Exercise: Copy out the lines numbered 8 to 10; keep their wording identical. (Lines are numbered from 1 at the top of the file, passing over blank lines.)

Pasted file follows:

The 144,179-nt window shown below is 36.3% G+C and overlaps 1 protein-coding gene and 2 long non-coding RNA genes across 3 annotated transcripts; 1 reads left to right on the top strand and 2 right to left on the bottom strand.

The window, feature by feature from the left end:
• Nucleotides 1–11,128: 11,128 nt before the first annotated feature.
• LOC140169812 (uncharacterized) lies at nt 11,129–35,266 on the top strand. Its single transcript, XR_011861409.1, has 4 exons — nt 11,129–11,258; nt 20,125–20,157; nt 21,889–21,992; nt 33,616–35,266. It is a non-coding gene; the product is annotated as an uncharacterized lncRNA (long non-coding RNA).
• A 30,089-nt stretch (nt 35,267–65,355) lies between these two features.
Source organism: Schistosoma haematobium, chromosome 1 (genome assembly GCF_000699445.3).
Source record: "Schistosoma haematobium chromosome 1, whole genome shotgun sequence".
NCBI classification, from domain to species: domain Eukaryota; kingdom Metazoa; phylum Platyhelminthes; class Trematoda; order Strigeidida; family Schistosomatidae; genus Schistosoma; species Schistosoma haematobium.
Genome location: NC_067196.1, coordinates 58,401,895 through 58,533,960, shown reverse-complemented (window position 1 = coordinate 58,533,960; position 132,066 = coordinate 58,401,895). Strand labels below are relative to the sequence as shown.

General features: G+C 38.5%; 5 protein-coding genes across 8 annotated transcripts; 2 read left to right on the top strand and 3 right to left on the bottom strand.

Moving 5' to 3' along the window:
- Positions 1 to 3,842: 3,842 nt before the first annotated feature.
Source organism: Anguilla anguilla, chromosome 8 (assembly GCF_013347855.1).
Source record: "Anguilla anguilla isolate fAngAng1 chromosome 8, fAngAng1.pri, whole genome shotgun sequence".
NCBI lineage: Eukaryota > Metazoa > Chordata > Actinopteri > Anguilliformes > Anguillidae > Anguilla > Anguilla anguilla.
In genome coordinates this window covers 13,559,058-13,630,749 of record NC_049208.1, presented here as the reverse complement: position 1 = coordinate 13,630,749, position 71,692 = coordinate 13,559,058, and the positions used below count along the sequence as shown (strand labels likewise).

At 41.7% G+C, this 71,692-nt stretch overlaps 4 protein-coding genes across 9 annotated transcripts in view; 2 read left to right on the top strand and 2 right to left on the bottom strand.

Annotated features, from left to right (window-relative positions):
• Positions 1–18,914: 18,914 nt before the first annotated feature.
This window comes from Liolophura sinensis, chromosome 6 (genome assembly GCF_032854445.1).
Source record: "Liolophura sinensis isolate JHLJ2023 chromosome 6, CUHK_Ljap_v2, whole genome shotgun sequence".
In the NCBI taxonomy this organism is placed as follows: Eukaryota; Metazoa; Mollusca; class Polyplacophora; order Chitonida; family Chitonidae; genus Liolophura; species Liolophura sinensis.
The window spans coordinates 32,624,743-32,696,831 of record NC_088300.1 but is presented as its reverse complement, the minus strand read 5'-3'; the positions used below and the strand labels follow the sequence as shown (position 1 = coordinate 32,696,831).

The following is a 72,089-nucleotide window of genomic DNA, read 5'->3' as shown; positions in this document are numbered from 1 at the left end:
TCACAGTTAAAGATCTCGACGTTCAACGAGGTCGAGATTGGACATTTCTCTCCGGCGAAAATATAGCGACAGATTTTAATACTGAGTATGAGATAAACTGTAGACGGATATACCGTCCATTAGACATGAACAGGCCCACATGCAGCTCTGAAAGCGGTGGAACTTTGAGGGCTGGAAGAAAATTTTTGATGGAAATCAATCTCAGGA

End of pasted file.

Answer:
NCBI classification, from domain to species: domain Eukaryota; kingdom Metazoa; phylum Platyhelminthes; class Trematoda; order Strigeidida; family Schistosomatidae; genus Schistosoma; species Schistosoma haematobium.
Genome location: NC_067196.1, coordinates 58,401,895 through 58,533,960, shown reverse-complemented (window position 1 = coordinate 58,533,960; position 132,066 = coordinate 58,401,895). Strand labels below are relative to the sequence as shown.

General features: G+C 38.5%; 5 protein-coding genes across 8 annotated transcripts; 2 read left to right on the top strand and 3 right to left on the bottom strand.